Talked to a friend long time ago, I was complaining about the expotentially growth of gray hair, it freaks me out, now I stop plucking them and try not to look into it so often. I do need to dye my hair more frequently than before, that’s life! Join the club as my mother and mother-in-law said to me! So my friends suggested me to eat anything that is black, namely black sesame seeds, black beans etc. One of them suggests me to make black bean and yellow soy bean milk. And after I got her recipe for a long time, I finally got the motivation to make from scratch, I don’t have a soy milk machine but it turned out that it is not that complicated or messy as all.
Thank you to my friend, Maria Leung for sharing her recipe with me.
Special equipments you need are:
- a blender
- a nut milk bag (I used a fish soup bag I got from Hong Kong, it works perfectly and next time I want to try the cotton diaper cloth, seems that should work as well)
Living in Basel, Switzerland is not easy to find live seafood at all. So when I came across live crabs across the French border, my eyes could not get off the water tank. Then later my friend told me that they have live lobsters when it’s season which in around this time in November, I went to check it out last year but unfortunately the water tank was ‘kaputt’ broken. So this year, a few days ago, I went to try my luck again. And I was lucky this time.
I have never cooked lobster before. This was my first time ever. The lobsters here are not as big as those Australian lobsters I have in Hong Kong. Here I guess mostly under 1 kg on average. The one I chose was just less than 700g and cost me about EUR 25 (1kg cost EUR 36.8)which I thought not too bad.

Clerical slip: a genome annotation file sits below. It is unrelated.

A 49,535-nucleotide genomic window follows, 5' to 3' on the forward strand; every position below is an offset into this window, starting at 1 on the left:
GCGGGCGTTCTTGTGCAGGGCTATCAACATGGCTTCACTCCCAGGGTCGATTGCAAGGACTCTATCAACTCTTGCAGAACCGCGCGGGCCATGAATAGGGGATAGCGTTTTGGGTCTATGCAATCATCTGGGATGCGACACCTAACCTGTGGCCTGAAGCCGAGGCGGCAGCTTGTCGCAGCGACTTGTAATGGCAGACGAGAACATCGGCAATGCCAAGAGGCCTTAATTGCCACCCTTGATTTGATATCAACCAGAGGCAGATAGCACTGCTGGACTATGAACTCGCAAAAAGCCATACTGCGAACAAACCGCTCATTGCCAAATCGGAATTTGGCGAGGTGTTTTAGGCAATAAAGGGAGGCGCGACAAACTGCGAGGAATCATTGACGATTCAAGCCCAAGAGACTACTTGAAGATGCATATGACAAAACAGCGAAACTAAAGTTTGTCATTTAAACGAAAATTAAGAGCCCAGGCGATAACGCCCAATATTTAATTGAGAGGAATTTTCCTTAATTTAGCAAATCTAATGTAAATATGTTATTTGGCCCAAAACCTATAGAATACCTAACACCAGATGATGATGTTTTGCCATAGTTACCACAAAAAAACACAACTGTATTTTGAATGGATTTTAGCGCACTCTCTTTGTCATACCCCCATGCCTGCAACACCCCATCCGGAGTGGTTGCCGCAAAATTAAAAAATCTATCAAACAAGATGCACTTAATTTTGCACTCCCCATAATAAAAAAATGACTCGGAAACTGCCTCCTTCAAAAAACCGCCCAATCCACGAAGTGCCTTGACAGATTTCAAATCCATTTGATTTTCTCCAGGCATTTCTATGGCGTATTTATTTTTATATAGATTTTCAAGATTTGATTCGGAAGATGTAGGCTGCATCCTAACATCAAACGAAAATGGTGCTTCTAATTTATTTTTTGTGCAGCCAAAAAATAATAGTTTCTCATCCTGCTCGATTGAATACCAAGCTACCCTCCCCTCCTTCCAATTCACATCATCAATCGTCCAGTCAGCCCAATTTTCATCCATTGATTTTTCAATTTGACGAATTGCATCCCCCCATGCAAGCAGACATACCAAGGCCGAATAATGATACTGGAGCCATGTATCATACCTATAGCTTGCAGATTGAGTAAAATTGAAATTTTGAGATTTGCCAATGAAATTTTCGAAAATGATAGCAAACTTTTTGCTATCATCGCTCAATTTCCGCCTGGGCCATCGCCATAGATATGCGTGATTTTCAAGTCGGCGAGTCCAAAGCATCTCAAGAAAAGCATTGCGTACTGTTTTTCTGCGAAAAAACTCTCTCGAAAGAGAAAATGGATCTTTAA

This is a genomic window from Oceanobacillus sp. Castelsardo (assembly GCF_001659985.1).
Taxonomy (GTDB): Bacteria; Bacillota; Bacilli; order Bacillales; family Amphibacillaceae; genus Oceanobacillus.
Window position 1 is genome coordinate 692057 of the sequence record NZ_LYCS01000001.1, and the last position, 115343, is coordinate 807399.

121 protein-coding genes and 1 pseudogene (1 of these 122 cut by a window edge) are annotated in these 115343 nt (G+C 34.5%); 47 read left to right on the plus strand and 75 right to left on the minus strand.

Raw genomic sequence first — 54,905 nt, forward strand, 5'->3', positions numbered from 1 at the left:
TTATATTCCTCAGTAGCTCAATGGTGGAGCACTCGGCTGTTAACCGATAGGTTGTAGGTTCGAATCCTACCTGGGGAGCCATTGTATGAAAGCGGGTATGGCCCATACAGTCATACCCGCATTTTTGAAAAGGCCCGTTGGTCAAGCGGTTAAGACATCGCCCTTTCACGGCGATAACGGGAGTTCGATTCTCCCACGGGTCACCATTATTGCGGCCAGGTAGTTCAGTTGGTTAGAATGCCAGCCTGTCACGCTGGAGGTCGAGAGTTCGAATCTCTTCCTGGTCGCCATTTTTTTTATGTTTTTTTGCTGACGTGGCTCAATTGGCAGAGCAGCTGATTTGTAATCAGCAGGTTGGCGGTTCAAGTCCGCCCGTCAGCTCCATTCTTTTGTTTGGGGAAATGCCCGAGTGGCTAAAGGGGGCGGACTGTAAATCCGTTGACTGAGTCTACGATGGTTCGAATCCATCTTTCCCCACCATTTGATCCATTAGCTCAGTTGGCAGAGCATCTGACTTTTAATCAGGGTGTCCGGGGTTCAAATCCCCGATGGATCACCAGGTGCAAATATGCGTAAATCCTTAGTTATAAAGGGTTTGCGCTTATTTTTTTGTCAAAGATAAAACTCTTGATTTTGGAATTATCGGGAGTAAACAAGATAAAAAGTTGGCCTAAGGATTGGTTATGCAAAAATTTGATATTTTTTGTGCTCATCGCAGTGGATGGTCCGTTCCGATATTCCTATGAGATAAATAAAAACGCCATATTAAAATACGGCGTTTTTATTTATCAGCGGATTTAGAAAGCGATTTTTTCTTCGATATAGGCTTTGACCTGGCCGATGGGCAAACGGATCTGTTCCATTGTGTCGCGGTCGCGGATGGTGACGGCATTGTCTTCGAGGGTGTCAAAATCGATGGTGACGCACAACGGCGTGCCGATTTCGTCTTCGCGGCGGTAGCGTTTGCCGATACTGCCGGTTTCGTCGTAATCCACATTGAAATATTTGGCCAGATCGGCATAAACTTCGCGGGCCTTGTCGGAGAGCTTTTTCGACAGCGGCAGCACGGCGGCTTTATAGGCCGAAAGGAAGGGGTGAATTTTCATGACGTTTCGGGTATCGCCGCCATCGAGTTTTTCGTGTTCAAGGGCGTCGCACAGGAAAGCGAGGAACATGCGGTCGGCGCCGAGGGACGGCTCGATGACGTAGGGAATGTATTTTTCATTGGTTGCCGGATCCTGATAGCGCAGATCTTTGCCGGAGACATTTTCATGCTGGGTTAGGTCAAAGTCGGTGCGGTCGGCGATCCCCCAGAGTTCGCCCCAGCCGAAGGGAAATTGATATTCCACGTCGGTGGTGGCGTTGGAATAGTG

The Cantonese way of preparing lobster is unbeatable in my opinion. The cooking part is pretty easy I found, the challenging part was how to cut the lobster in pieces. I googled and found out the easiest way to place the lobster in the freezer for an hour or so. Then take it out, remove its head, clean up the internal parts, removed the unwanted part and cut into pieces. I am not going into details for this part as probably my vegan friends will find it cruel.
And the end results I was very delighted, Marc enjoyed it a lot especially the noodles. I guess after the first trial, I need to make again before the season ends. So here, I quickly archived the lobster egg noodle recipe for future use.
Not sure how many of you are familiar with Chinese Steamed Eggs, but if you are Chinese, this surely will not be strange to you. Steamed eggs was one of my all time favorite childhood dishes. It is a simple and delicate dish which goes well with steamed rice and I find it suitable when you don’t have much appetite or just want something light and simple. Having said that it is simple, yet it took me a long time to master it perfectly, we have a Chinese saying “易學難精” which means easy to learn but difficult to master it perfectly.